On the 8th Brigade front, the self-propelled artillery of the 14th Field Regiment and the 19th Army Field Regiment, R.C.A., began to land at 9:25 and 9:10 a.m. respectively. They moved off the beach and the 14th had 18 guns in action near Bernières by 11:30 while the 19th had its first gun in action at 9:20. Both regiments had casualties in men and guns from enemy artillery fire. The regiments spent most of the day in action in improvised gun areas close to Bernières. In the evening the 14th moved forward to a planned area a mile north of Beny.

From MEMORANDUM OF INTERVIEW WITH Lt Col R H Webb, CO, 12 Cdn Fd Regt 23 Jun 1944
Fd Arty in the Assault :

1. 12 Fd Regt, RCA, was loaded into six LCTs with additional marching parties mingled with the res inf coys of the assault – bees, -R Wpg Rif, 1 C Scot R, and HQ 7 Cdn Inf Bde. The Channel crossing was rough – so rough that everyone was surprised to hear that the op was under way.

2. During the run-in Maj A G Goldie acted as Fwd Observer and directed the regt’s fire onto the WEST end of COURSEULLES, where he reported it to be effective, with rounds falling in the target area. 120 rpg were fired and the results in COURSEULLES were clearly visible to the gnrs after landing.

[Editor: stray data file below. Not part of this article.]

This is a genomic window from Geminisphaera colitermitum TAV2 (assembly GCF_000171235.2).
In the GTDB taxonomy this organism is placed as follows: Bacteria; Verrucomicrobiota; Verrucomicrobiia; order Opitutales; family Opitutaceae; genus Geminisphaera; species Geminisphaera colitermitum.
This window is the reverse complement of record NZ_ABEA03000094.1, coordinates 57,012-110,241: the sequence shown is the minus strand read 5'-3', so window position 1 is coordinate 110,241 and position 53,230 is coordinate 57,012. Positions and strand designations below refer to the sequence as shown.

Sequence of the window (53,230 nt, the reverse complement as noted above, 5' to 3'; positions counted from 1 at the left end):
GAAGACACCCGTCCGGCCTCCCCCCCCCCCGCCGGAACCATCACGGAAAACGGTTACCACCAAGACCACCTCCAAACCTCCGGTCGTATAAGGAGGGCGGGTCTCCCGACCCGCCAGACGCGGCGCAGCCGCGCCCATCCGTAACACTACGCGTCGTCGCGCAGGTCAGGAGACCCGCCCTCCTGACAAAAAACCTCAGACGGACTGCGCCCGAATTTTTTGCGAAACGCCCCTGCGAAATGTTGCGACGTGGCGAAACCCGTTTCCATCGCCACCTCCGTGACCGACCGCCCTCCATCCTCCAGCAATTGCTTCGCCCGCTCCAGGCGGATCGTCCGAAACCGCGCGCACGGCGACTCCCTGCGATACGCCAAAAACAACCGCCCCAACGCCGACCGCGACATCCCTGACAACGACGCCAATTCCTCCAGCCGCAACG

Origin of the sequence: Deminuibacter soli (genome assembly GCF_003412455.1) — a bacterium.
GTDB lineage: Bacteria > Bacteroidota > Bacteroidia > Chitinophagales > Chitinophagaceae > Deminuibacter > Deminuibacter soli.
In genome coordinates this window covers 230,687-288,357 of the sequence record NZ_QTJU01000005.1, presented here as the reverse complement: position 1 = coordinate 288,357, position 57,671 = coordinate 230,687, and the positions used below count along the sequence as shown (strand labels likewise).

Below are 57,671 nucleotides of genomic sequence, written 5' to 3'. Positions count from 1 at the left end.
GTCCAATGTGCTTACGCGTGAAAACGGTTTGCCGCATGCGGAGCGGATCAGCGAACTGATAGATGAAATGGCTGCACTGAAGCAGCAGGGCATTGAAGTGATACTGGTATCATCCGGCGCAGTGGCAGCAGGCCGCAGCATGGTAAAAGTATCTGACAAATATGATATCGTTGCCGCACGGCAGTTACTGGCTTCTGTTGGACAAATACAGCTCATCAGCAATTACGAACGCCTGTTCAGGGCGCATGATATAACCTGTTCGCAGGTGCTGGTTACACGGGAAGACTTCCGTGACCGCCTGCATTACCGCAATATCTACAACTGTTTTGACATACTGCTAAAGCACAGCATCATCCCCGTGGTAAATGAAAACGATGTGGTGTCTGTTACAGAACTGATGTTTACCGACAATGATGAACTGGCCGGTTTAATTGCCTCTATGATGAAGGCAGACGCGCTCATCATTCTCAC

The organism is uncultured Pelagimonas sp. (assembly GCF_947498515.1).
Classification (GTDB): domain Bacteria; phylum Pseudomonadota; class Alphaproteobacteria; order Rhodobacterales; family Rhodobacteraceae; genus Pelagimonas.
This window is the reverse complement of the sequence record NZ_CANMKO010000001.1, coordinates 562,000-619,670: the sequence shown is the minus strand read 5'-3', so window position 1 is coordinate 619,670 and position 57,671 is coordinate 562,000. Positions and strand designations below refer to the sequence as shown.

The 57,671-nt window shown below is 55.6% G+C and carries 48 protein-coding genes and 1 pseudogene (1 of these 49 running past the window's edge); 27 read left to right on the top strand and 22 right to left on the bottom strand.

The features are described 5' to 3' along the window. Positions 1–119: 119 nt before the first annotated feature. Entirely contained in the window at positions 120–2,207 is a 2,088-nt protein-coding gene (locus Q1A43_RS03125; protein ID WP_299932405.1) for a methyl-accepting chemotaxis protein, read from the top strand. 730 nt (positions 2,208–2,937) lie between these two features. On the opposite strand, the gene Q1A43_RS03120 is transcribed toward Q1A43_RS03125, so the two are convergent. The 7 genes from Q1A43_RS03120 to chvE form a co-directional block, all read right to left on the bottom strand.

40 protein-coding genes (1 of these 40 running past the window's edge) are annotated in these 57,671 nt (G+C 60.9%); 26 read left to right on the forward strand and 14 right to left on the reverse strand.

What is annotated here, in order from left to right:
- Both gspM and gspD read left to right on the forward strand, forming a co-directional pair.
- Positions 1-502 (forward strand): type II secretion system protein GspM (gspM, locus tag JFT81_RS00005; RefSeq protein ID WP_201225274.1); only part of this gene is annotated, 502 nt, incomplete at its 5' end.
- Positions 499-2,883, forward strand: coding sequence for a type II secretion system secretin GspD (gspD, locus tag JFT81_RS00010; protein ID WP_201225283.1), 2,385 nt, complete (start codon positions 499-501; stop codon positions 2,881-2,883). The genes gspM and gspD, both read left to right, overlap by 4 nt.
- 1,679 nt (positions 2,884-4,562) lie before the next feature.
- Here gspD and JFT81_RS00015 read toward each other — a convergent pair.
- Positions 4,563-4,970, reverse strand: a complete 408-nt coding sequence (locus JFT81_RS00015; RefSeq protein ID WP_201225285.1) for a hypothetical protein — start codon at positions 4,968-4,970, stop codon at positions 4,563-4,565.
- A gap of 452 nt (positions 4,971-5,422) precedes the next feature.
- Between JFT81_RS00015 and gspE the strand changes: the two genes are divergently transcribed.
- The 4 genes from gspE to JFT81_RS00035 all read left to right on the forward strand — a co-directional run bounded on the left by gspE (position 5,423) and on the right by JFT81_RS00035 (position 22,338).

3. The four observing offrs and the recce parties had landed with their coys at approx H + 15 mins. Maj E Pickering, 2IC, Maj J D Ross, OC 16 Bty, Capt G M Wright and Lt Gothard were all wounded by MG or mortar fire shortly after reaching land.

4. Maj Goldie found the beach exits blown by the enemy and the law ground SOUTH of the dunes flooded and impassable. It appeared as if several hrs work were: required before exits could be made ready. Meanwhile the guns served no useful purpose lying offshore. It was therefore decided to bring the craft in to the beach and to nut the guns in action at once. The scheduled time for landing was H + 75 mins; the actual time was very close -about 0900 hrs. The tide by this time had covered the obstacles so that the LCTs had to find their way through them. In some instances vehs were forced to wade off into deep water. But all guns were ashore and providing arty sp to the advancing inf in a short space of time. To the confusion of men and vehs on the beach was added the roar of the guns, firing from the water’s edge, with RHQ behind them literally in the water. 12 Cdn Fd Regt was thus the first unit in the div to bring down arty fire from land. No guns were lost, but two vehs were drowned.12th Field SP-ARTILLERY-FIRE-LCT-JUNE-1944

5. When the exits were opened the regt moved inland, one bty at a time so as to provide continuous sp, beyond the minefds to BANILLE area, where it remained for the balance of D-day and the following night.